Cannavaro Says Italy Needs Foreign Backers

By Agence France-Presse on 01:12 pm Oct 17, 2013
Category Football, Sports

World Cup-winning captain Fabio Cannavaro welcomed the sale of Inter Milan to an Indonesian businessman and said Italy needs foreign backers in troubled economic times. (AFP Photo / Roslan Rahman)

World Cup-winning captain Fabio Cannavaro welcomed the sale of Inter Milan to an Indonesian businessman and said Italy needs foreign backers in troubled economic times. (AFP Photo / Roslan Rahman)

Singapore. World Cup-winning captain Fabio Cannavaro Thursday welcomed the sale of Inter Milan to an Indonesian businessman and said Italy needs foreign backers in troubled economic times.

The former world player of the year, who played two seasons with Inter, said Italian football is in dire need of a cash injection and domestic investors are thin on the ground.

He was speaking after Indonesian billionaire Erick Thohir this week snapped up a majority stake in Serie A giants Inter in the first Asian purchase of an Italian club.

“I’m happy about it because we don’t have investors in Italy,” he told AFP at a promotional event for Tiger Street Football in Singapore.

“We need new forces because our football needs to grow from the economic point of view. We need to improve the quality of stadiums and infrastructure.

“I think these new investors will bring a lot of new things.”

Media and sports mogul Thohir, who also owns Major League Soccer outfit DC United and basketball’s Philadelphia 76ers, has a reputation for turning troubled businesses around.

He acquired a 70 percent stake in Inter for an undisclosed fee. Inter is reported to be desperate for a new stadium away from the towering San Siro, which it shares with city rival AC Milan.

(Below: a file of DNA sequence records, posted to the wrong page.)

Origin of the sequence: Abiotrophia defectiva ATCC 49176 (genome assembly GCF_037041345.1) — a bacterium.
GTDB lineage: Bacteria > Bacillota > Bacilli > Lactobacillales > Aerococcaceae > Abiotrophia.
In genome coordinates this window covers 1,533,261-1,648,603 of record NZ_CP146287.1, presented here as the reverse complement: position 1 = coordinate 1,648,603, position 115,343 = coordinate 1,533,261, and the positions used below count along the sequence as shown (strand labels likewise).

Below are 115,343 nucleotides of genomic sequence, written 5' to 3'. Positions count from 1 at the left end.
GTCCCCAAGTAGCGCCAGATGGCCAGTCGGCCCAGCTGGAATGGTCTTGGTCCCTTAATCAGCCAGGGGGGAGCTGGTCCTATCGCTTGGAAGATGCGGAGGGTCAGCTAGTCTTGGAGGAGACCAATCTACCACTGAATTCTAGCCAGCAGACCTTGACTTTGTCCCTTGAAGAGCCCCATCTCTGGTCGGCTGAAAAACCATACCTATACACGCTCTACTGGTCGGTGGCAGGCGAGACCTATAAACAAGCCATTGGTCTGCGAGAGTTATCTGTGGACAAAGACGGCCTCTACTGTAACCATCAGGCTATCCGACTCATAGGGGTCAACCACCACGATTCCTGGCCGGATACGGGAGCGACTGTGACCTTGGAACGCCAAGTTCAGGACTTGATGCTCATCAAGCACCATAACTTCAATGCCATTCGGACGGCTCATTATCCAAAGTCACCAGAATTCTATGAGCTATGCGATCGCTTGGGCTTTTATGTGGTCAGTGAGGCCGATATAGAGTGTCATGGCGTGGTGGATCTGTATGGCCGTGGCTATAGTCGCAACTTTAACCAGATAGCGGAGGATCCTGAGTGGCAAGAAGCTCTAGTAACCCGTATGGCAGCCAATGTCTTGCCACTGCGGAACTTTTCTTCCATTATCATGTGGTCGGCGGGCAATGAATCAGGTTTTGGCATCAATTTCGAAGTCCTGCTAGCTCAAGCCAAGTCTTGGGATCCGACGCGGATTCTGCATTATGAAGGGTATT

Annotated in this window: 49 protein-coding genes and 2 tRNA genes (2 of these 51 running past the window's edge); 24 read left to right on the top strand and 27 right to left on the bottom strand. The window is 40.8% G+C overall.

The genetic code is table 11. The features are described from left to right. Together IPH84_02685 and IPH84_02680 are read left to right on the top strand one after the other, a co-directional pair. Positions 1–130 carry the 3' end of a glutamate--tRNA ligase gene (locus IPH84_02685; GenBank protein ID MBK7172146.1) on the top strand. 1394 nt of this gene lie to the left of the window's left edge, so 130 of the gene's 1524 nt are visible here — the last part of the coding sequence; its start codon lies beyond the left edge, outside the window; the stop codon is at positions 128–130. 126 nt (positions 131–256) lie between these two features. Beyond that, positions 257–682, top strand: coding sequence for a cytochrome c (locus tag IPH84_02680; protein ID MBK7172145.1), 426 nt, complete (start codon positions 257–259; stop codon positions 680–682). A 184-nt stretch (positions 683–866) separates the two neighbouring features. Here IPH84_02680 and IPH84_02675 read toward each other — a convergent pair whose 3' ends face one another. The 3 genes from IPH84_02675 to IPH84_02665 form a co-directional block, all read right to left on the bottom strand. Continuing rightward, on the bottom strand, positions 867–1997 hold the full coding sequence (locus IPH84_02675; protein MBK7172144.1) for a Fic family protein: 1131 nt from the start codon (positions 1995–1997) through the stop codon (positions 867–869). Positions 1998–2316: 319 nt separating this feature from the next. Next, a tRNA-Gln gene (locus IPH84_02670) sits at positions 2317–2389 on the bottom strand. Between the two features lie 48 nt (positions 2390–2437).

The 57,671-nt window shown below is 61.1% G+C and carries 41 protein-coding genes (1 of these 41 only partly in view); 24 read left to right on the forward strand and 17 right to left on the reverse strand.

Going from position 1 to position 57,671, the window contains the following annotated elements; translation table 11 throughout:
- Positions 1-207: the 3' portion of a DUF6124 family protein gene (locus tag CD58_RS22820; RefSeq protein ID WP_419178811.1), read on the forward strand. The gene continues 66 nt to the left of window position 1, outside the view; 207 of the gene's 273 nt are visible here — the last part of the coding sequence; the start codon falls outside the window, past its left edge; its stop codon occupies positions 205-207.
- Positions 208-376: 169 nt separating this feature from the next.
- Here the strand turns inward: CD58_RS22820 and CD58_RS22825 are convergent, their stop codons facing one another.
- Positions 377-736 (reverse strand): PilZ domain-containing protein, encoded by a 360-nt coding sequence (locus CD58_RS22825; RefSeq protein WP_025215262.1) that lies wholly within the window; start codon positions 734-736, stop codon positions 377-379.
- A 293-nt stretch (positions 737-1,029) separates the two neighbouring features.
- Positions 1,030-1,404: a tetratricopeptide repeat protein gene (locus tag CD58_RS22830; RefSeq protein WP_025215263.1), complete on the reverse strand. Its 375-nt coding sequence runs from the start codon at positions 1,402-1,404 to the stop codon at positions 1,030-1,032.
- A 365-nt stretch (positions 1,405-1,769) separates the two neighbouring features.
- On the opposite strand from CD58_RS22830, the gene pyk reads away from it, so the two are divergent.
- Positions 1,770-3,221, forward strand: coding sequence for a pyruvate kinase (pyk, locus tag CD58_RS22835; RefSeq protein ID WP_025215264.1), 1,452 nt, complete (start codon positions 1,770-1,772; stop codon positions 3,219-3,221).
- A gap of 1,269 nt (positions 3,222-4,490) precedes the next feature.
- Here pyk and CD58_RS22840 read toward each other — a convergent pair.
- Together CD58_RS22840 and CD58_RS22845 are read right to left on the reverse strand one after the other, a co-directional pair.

Inter becomes only the second foreign-owned Serie A club after AS Roma, that was sold to Americans Thomas DiBenedetto and James Pallotta two years ago.

But Cannavaro said he had no concerns about following the example of the English football, where widespread foreign ownership has produced mixed results.

“I think it’s a great thing,” the Italian, with a sleeve tattoo on his right forearm and gelled side-parting, said at Singapore’s Marina Bay.

“If people want to invest in our football, it creates new opportunities for work for a lot of people and at the moment in Europe, we need that,” he said.

Cannavaro has called time on his glittering playing career, highlighted by Italy’s 2006 World Cup win and his world player of the year award in the same year.

After distinguished stints at Parma, Juventus and Real Madrid, and setting a new Italian record for international caps, he is now assistant coach at Al-Ahli in the UAE.

He had praise for Marcello Lippi, his coach when Italy won the World Cup, who has steered Guangzhou Evergrande to the AFC Champions League final after his surprise move to China.

“He’s shown once again that he’s one of the best coaches in the world. Before, people used to say he was good because he coached Juventus, then they used to say he was good because he coached a strong national team,” Cannavaro said.

“Now I think they will say he’s great because he’s winning everything in China and they’re in the final of the Asian Champions League. So I think he’s doing a really great job.”

Lippi, 65, now stands to add the Asian continental title to the European equivalent, which he won with Juventus in 1996, when Guangzhou face FC Seoul in the two-legged final.

Cannavaro said he was not surprised by Lippi’s success and paid tribute to the “sacrifices” made by the 65-year-old in moving to a new country late in his career.

“I think to reach a Champions League final isn’t easy, whether it’s in Europe or Asia,” he said.

“I hope he can win, because of the sacrifices he’s making: it’s not easy to be going on the pitch and living in another country at 60 years old.

“So definitely winning that would give him a lot of satisfaction.”